🔔 From mangles to air fryers – how the inflation basket has changed over the decades.

Author: Anna Bowes
13th March 2024

Are you an air fryer fan? Or have you bulked up your vinyl collection recently? These are just two of the items that have been added to the virtual basket of goods and services, used by the Office for National Statistics (ONS) to calculate inflation.

The Consumer Prices Index, often referred to as CPI, measures the rate at which the price of goods and services which are used by UK households, rise or fall. So, when CPI is higher, this indicates that it will cost more to buy the same items today, compared to the same time last year. And in order to calculate this change in prices, the ONS has created a virtual shopping basket, filled with a large selection of goods and services that we regularly use.

Because what people buy tends to change over time, so too do the items that are added to or removed from the virtual shopping basket. The ONS reviews this basket annually and the latest changes were announced this week. In the 2024 review, 16 items were added, while 15 were removed, out of a total of 744 items.

Amongst other things, air fryers, vinyl records, rice cakes, gluten free bread and spray oil were added, while hand sanitiser, sofa beds and whole rotisserie chickens have been removed.

Vinyl records were last included in the early 1990s but have been added back in following a resurgence in popularity. According to the BBC, this was led by the soaring success of Taylor Swift! Her album 1989 (Taylor’s Version) was the best-selling vinyl record of last year, selling 84,700 copies in the UK.

The spend on air fryers increased by over 30% between 2021 and 2022, securing their place in the basket this year.

On the flip side, as we move further away from the pandemic, people are using hand sanitiser less and less, which means it loses its place, and as some supermarkets have switched from offering whole hot cooked chickens, instead favouring smaller portions such as drumsticks or thighs, to satisfy the lunchtime food market, they are out too!

Of course, this basket of goods and services is very far reaching and as well as the obvious tangible items that you might go out to the shops to buy, it also includes services such as water supply, sewerage collection and of course, gas and electricity. But all in all, it means that while an overall inflation figure is announced each month, your actual inflation figure is likely to be very different depending on your spending habits.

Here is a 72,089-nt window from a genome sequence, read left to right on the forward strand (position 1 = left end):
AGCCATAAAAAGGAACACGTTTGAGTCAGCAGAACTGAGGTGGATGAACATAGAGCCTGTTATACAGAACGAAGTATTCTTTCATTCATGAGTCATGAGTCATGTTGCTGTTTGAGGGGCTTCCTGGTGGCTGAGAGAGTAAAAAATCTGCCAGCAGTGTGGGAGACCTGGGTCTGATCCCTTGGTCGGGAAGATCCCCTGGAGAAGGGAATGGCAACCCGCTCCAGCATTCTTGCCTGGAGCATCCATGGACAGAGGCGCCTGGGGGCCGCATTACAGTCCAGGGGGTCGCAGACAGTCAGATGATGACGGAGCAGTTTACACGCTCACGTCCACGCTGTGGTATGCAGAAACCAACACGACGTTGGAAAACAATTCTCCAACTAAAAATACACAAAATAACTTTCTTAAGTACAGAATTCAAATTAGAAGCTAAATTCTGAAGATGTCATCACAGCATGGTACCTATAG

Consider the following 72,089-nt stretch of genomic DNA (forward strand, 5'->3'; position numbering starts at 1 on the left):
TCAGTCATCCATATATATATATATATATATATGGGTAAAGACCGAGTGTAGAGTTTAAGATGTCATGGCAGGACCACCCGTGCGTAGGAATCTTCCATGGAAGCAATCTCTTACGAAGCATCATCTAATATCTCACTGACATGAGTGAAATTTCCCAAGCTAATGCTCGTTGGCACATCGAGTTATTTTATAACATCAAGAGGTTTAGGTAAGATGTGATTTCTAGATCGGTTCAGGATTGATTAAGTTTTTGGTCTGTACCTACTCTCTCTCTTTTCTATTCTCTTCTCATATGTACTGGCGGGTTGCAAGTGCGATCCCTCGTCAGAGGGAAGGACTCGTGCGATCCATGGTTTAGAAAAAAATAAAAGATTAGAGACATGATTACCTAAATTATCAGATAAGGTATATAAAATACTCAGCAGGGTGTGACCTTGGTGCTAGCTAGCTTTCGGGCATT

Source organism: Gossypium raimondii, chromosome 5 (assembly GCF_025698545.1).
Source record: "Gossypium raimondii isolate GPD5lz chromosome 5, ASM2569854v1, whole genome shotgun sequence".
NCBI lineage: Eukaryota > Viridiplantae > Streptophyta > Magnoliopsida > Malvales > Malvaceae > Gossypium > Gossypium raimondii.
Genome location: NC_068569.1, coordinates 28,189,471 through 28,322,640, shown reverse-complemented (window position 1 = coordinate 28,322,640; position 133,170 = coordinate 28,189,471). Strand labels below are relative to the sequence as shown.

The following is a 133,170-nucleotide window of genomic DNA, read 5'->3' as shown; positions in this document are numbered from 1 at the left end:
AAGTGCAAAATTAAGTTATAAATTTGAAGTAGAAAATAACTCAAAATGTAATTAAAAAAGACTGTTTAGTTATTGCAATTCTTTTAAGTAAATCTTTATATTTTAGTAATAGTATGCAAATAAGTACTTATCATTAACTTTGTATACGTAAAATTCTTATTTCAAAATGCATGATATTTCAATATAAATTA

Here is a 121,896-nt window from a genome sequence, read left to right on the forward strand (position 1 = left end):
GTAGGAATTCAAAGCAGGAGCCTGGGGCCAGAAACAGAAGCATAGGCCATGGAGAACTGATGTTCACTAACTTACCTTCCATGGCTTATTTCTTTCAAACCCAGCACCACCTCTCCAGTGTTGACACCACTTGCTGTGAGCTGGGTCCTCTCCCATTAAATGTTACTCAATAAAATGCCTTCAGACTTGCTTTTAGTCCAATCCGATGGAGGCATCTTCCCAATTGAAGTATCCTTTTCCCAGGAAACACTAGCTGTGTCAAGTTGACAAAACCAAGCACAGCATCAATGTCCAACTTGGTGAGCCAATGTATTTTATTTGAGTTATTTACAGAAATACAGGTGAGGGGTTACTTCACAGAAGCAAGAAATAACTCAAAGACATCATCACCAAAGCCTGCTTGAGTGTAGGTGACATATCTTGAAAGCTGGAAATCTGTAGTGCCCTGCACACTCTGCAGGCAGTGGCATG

How has the basket changed over the decades?

The ONS has been compiling this basket of goods for nearly 80 years, introduced in 1947, two years after the second world war had ended,

According to the ONS, in the 1940’s items added to the basket included mangles, women’s corsets and condensed milk, whilst in the 1980’s the duvet was added, plus several other distinctive items for the era including VHS recorders and video rental, microwaves and Vermouth – AKA Cinzano! The sales turnover of this branded Vermouth reportedly increased by 50% due to a five-year long advertising campaign featuring comedic actor Leonard Rossiter and Joan Collins.

Corned beef was another item included at the start, having become really popular during the war because of how rationed fresh meat was, but it stayed in the basket until 2005 before being replaced by other meats.

Another staple food, the fish finger, was added in 1962, becoming popular enough to be included after initially being launched in 1955 by Birds Eye. And the humble fish finger remains in the basket to this day – in excess of 1.5 million Birds Eye fish fingers are sold each day!

It's fascinating to take a snapshot of how things have changed over the years, but we should remember the reason for these changes – to record how the prices of items that we buy are changing. And unfortunately, although CPI inflation has fallen from a high of 11.1% last October, it is still sitting at double the government’s 2% target, at 4%. We’ll wait and see what next week’s inflation news brings.

If you’re worried about rising inflation and think you might be holding too much in cash, perhaps you'd like to explore other options, so why not get in touch.  We’re currently offering all those with £100,000 or more in savings, investments or pensions a FREE financial planning review with one of our TPO colleagues, worth £500. You can find out more here.